Building resilience through new experiences

When is the last time you tried something new? And I don’t mean something mundane like a new flavor of coffee or eating at a different restaurant, but rather, a sport or activity intended to challenge you in some way. Importantly, this experience need not be a demanding physical pursuit. Rather, it could be anything that forces you out of your comfort zone, such as learning a new skill, joining a local club, volunteer work, or whatever interests (or scares!) you. Whether your goal(s) involve meeting new people, being more physically active, or checking boxes of your bucket list, trying new things can lead to personal growth and enrichment, as well as help build resilience.

I experienced persistent pain for the better part of a decade, and during this time, I felt my world shrink, and my experiences (new and old) were far and few between. I still went to work, spent time with family, and fulfilled social obligations, but struggled to participate in many other activities, either due to the pain itself, which often worsened with physical activity, and/or feelings of jealousy, anger, and resentment, as I watched my friends and family go about their active lives and do the things I could no longer do without pain…things that were no longer enjoyable to me because of my pain and the seemingly hopelessness of my situation.

Current advice to patients experiencing persistent pain usually involves encouraging them to continue to participate in their favorite activities, despite their pain. And this makes a lot of sense, considering that social isolation can lead to depression and, in some cases, further worsening of symptoms. But what happens when participating in said activities actually worsens your mood and increases feelings of isolation?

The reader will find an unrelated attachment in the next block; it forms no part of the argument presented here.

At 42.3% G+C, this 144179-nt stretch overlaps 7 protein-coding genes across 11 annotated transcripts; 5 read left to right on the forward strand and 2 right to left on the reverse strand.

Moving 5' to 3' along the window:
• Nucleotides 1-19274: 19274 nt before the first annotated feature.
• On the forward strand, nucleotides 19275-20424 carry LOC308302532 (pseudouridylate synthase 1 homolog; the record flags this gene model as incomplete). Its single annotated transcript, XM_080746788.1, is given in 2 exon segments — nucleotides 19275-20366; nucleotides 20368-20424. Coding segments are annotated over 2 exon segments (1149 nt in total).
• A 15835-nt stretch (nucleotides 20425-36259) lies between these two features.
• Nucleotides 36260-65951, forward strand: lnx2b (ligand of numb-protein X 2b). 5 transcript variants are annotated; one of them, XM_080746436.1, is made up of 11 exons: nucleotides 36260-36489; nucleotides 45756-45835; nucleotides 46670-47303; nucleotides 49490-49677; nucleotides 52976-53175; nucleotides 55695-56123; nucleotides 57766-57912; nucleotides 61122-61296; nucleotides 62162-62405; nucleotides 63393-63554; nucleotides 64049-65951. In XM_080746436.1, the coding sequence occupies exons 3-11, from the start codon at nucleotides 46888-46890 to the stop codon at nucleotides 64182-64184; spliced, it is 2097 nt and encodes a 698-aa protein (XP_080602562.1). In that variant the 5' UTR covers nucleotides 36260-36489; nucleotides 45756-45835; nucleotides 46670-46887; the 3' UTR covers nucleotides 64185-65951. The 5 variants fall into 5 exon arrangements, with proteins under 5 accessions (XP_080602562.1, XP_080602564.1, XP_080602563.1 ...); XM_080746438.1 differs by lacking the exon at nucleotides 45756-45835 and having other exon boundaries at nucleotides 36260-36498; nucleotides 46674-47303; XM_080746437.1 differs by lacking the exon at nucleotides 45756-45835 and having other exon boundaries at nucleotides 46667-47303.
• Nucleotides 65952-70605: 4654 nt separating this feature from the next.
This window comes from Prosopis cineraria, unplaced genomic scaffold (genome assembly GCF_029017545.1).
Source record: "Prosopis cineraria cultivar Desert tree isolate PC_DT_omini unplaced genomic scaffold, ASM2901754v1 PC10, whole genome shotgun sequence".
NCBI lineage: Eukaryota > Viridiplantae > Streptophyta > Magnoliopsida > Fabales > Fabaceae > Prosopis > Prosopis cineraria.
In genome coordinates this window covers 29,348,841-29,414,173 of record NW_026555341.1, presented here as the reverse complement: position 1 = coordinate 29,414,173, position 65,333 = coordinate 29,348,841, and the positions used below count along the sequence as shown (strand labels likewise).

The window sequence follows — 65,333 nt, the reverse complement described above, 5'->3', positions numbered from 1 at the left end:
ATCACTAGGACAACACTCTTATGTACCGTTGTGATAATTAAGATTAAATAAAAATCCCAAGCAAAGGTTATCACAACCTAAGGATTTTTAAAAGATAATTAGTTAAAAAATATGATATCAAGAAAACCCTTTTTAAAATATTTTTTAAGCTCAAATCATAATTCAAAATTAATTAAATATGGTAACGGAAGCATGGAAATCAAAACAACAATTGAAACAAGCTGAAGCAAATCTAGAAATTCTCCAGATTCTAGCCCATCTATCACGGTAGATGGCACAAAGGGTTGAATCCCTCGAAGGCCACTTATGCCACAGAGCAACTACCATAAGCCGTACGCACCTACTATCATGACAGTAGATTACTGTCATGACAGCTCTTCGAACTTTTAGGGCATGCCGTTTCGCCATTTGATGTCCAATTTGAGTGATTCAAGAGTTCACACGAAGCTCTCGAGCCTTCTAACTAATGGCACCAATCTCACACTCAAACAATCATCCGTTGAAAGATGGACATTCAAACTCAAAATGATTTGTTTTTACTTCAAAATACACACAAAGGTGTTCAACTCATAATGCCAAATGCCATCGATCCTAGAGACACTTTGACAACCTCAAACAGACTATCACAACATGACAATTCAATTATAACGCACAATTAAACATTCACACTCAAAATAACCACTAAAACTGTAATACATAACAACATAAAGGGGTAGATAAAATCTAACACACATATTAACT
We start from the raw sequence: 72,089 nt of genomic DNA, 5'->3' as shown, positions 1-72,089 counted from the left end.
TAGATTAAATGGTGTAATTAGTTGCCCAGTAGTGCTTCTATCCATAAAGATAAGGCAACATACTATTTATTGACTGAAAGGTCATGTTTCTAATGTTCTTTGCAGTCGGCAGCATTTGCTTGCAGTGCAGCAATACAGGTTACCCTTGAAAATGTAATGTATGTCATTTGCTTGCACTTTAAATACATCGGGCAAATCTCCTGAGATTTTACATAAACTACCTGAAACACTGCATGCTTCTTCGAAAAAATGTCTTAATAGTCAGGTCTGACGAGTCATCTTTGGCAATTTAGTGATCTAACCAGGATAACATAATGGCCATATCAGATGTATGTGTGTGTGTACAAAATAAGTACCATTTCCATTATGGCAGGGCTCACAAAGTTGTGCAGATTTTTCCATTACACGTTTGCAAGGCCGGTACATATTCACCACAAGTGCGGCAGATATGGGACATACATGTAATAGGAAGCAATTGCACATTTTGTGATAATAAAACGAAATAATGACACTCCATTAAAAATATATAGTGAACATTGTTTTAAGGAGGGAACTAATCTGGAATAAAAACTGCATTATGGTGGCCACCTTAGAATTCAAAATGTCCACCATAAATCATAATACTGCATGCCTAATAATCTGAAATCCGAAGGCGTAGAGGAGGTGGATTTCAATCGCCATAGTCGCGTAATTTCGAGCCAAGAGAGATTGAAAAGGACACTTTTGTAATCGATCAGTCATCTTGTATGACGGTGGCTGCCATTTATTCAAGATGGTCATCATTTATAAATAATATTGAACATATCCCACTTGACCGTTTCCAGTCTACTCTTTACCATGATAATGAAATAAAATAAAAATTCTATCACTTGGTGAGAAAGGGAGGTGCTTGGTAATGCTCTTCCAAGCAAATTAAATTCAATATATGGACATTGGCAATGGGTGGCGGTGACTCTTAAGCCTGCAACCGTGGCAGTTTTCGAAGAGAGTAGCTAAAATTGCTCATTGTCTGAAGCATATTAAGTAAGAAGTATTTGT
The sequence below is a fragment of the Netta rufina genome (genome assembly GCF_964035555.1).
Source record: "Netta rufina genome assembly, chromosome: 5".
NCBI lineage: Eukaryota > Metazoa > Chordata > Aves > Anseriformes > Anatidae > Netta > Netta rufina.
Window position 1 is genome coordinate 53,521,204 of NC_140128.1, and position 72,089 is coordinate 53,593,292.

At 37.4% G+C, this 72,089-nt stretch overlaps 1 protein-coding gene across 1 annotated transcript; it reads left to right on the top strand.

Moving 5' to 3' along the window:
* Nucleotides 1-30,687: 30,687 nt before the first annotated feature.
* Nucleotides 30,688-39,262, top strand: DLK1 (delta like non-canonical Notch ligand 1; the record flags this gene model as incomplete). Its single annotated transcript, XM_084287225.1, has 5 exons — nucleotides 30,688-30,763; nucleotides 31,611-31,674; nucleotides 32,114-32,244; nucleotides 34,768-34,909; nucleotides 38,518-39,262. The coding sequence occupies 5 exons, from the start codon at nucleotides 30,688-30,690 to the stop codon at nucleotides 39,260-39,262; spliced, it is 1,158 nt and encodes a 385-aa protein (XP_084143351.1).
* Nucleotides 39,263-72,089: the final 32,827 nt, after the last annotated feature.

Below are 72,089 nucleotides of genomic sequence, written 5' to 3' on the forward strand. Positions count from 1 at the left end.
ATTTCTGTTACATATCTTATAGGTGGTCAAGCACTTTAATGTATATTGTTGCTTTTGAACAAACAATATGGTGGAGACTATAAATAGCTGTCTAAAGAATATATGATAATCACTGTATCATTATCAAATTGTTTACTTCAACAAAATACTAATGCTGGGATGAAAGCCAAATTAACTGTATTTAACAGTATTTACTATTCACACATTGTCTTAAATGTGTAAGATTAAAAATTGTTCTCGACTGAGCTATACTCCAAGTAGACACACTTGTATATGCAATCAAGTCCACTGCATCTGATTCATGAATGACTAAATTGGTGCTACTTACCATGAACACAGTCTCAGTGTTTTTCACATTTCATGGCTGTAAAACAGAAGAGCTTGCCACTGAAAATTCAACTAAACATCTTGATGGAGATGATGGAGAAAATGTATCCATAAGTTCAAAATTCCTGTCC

I’ve been a runner for most of my life. I started running when I was 13 years old, ran competitively in high school and college, and even continued running after my persistent pain started in my late 30s. Eventually, though, after I developed two tibial stress fractures, vertigo, and started having trouble walking, I had to stop. In fact, I stopped running for nearly three years. But you know what I didn’t stop (at least initially)? Being involved. In fact, I made a strong effort to remain connected with my friends and the local running community. I started timing local road races, and even got certified as a USATF Track and Field Official so I could “participate” in college track and field meets. But truthfully, this did not help me feel less isolated. In fact, it only amplified my feelings of inadequacy and sadness about not being able to run. For me, the answer (at the time) was to stop being involved with running, to stop rubbing salt in my wounds. I needed time for these invisible wounds to heal, while I also worked on healing my body.

Now that I consider myself recovered from persistent pain, which importantly, does not mean I’m 100% pain free all the time, I am once again running and am involved with the local running community. But unlike before my pain, I am no longer hyper-focused and dependent on running. And while I still identify as a runner, it’s no longer my identity, per se. I no longer link my happiness to running. Rather, I have worked very hard over the last couple years to broaden my interests, to try new things, to grow as a person and as an individual, to build resilience. Granted, most of my new interests are still physical in nature, and include strength training, swimming, cross country skiing, and road cycling, among others. This past weekend, I even participated in a summer biathlon event (run, shoot) which was a real blast (pun intended)! Okay, summer biathlon does involve running, but it also involves something new, and was really fun and unique experience for me.

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I went cross country skiing for the first time this past February.

In hindsight, I wish I had made more of an effort to try new things and get involved in a variety of activities before I developed persistent pain. Perhaps, then, I would have had other interests to focus on while I was working to recover. Could I have tried more new things while I was going through persistent pain? Definitely. But it’s also true that new experiences, including many otherwise enjoyable activities, can seem too overwhelming while dealing with the stark realities of living with pain.

I realize now that my narrow and hyper-competitive focus on running likely amplified my feelings of loss and deep social isolation often experienced by those in persistent pain. These days, I am no longer dependent on running for my happiness. I no longer have all my eggs in that basket. Yes, I’m a runner. But I am also a wife, a mother, and so much more.

Thanks for reading,

Cheryl

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